The metallocene and mono-metallocene catalyst systems of the inventive process comprise a support. Any effective method of supporting coordination catalyst systems may be used to incorporate the support, effective meaning that the catalyst system so prepared can be used for preparing polymer in a gas phase or slurry polymerization process. For purposes of this patent specification the terms “carrier” or “support” are interchangeable and can be any support material, preferably a porous support material, such as for example, talc, inorganic oxides, inorganic chlorides, for example magnesium chloride and resinous support materials such as polystyrene, polyolefin or polymeric compounds, or any other organic support material, and the like, that has an average particle size greater than 10 μm.

The preferred support materials are inorganic oxide materials, which include those from the Periodic Table of Elements of Groups 2, 3, 4, 5, 13 or 14 metal oxides. In a preferred embodiment, the catalyst support materials include silica, alumina, silica-alumina, and mixtures thereof. Other inorganic oxides that may be employed either alone or in combination with the silica, alumina or silica-alumina are magnesia, titania, zirconia, and the like.

It is preferred that the carrier of the catalyst of this invention has a surface area in the range of from about 10 to about 700 m2/g, pore volume in the range of from about 0.1 to about 4.0 cc/g and average particle size in the range of from about 10 to about 500 μm. More preferably, the surface area is in the range of from about 50 to about 500 m2/g, pore volume of from about 0.5 to about 3.5 cc/g and average particle size of from about 20 to about 200 μm. Most preferably the surface area range is from about 100 to about 400 m2/g, pore volume from about 0.8 to about 3.0 cc/g and average particle size is from about 30 to about 100 μm. The pore size of the carrier of the invention typically has pore size in the range of from 10 to 1000 Å, preferably 50 to about 500 Å, and most preferably 75 to about 350 Å.

The supported metallocene or mono-metallocene catalyst systems of the invention can be made in a variety of different ways. For the purposes of this patent specification and appended claims the term “solution” includes a suspension, a slurry or a dry solid mixture. Any compatible solvent or other liquid capable of forming a solution or the like with at least one metallocene catalyst component and/or at least one activator of the invention can be used. Non-limiting examples of solvents are those aliphatic, aromatic and saturated hydrocarbons and cyclic hydrocarbons, such as isopentane, heptane, toluene and the like. The more preferred solvents are the cyclic aliphatic and aromatic hydrocarbons, the most preferred of which is toluene.

The catalysts of the present invention which are activated by alumoxanes, as well as those which are activated by ionizing actvators, may be supported. PCT publications WO 94/03506, WO 93/11172, and WO 96/04319 disclose preferred methods of supporting the catalysts of the invention when ionizing activators are used, and all three references are hereby incorporated by reference for the purposes of U.S. patent practice for their respective teachings on methods of supporting catalysts activated by ionizing activators.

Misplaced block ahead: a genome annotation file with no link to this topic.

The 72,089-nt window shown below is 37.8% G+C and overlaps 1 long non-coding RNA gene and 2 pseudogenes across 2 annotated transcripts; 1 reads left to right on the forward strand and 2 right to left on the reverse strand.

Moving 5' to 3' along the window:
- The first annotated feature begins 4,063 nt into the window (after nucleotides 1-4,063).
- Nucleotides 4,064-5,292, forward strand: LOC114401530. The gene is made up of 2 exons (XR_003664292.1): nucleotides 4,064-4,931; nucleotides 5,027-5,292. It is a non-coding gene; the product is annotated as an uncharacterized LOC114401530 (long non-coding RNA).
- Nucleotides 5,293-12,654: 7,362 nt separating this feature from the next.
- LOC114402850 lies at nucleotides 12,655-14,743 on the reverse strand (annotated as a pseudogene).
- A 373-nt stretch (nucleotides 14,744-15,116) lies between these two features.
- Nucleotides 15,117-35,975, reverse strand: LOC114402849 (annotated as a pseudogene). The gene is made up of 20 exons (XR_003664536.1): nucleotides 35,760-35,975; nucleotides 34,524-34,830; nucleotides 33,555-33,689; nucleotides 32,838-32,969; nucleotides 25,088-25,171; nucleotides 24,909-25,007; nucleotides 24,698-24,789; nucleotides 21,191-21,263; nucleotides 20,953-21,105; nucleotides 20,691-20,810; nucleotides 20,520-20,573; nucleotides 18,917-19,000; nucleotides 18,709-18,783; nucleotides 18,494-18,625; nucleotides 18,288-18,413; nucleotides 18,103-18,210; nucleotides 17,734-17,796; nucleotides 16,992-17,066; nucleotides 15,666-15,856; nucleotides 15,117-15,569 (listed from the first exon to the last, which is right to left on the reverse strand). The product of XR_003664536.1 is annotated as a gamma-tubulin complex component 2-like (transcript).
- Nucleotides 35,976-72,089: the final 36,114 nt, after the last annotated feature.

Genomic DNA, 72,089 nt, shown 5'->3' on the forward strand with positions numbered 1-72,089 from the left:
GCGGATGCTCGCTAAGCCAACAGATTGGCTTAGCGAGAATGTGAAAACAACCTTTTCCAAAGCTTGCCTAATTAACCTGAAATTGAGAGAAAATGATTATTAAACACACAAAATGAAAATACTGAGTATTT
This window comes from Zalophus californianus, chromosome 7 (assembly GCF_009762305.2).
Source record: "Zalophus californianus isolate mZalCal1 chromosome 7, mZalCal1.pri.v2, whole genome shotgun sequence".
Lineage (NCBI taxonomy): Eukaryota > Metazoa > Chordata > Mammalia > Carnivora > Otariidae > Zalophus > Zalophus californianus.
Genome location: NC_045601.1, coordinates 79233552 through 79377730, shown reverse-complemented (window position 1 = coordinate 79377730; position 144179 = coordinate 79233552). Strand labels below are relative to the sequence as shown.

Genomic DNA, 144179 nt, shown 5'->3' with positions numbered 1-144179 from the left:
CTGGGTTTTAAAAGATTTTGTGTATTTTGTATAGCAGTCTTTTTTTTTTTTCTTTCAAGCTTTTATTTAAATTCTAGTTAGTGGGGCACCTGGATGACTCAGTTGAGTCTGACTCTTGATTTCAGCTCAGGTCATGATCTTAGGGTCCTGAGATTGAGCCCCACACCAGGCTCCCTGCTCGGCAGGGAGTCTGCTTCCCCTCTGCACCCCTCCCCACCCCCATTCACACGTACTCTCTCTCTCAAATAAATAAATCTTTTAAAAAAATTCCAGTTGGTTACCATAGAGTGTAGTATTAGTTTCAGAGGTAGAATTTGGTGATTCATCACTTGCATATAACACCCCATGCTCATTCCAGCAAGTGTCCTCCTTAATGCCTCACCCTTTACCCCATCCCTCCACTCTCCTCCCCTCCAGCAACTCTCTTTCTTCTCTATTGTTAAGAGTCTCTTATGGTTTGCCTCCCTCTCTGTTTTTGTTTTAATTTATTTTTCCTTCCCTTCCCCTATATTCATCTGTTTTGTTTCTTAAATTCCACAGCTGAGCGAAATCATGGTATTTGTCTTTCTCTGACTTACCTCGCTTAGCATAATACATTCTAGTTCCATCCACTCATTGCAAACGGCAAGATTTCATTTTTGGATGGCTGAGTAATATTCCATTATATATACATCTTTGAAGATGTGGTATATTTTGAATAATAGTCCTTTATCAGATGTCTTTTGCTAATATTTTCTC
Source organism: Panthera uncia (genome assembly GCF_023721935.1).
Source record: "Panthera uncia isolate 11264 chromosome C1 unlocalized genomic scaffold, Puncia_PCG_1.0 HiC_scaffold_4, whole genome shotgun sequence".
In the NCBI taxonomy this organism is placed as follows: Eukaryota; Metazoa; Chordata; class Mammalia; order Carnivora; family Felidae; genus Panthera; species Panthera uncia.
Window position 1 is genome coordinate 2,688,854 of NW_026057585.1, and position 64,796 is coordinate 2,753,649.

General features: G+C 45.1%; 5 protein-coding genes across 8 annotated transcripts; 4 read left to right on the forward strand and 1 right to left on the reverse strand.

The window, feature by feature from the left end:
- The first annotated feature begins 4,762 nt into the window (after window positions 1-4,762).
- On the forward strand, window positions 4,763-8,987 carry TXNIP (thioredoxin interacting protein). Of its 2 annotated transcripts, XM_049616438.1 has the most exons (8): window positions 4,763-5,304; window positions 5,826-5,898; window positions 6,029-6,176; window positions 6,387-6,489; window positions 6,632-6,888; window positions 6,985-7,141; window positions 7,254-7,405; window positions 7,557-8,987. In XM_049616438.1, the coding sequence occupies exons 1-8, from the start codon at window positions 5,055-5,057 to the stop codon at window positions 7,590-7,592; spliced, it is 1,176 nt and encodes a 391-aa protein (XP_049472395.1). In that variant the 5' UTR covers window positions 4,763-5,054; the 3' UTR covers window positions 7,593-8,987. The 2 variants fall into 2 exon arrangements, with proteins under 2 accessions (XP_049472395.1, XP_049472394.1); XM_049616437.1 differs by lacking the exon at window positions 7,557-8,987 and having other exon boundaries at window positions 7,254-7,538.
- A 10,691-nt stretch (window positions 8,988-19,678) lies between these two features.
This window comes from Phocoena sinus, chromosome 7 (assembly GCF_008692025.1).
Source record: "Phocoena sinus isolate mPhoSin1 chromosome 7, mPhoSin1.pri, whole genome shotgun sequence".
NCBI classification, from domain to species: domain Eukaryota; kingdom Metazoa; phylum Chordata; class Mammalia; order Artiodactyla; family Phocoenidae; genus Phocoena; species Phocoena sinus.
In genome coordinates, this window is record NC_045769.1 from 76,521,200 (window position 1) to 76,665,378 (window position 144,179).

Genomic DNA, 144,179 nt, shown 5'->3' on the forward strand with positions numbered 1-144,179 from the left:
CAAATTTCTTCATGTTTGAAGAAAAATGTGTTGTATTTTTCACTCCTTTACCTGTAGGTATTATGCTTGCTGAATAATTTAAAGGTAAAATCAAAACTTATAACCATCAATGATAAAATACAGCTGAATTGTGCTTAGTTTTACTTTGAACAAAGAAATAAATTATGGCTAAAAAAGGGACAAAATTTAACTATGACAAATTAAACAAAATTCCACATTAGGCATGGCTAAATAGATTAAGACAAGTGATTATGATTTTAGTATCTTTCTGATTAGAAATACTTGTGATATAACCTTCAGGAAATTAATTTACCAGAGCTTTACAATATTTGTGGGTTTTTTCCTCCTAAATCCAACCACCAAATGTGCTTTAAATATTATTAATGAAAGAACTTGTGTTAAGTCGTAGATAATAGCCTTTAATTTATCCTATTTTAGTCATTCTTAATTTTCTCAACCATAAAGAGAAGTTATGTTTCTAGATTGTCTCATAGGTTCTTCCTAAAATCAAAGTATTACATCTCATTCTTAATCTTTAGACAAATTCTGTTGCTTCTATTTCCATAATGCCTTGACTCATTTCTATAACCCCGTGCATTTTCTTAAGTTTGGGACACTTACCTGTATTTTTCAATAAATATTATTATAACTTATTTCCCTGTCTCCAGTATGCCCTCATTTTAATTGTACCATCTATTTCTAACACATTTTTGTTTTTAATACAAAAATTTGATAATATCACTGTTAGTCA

In one embodiment, the metallocene catalyst component is typically mixed with a solvent to form a metallocene solution, and a separate solution is formed containing an activator and a solvent. The metallocene solution and the activator solution are then added to a porous support, or vice-versa, or any combination thereof. In a preferred embodiment, the metallocene and the activator solutions are combined and then added to a porous support.

In another embodiment, the metallocene solution is added to the porous support first before the addition of the activator solution. In yet another embodiment, the activator solution is added first to the porous support, or vice versa, before the addition of the metallocene solution. In still yet another embodiment, part or all of the metallocene solution can be added to the porous support material, or vice-versa, followed by the addition of all or part of the activator solution. If parts are used the remaining portions of each solution can be added in any order to the porous support.

Furthermore, in one embodiment of the invention the total volume of the metallocene solution and the activator solution or the metallocene and activator solution is less than four times the pore volume of the porous support, more preferably less than three times. Most preferably the total volume of the metallocene solution and the activator solution or the metallocene and activator solution is between one time and three times the total pore volume of the porous support.

Generally, a slurry is formed when two phases are observable one of which contains all or most of the support material. The volume of solution required to reach this stage will vary depending upon among other things the type of support material and type of catalyst system components. Just prior to the point at which a slurry is formed, is a stage which is defmed herein as the “mud” stage. At the mud stage, the solution volume is such that, while two phases are not visible, the support material is saturated and the support particles are firmly packed together. Prior to the mud stage, the volume of solution is such that the support material appearance ranges from dry and free flowing (even though the support may contain close to one pore volume of solution) to dry but slightly sticky to variously damp and clumpy such as is the appearance of variously wet sand.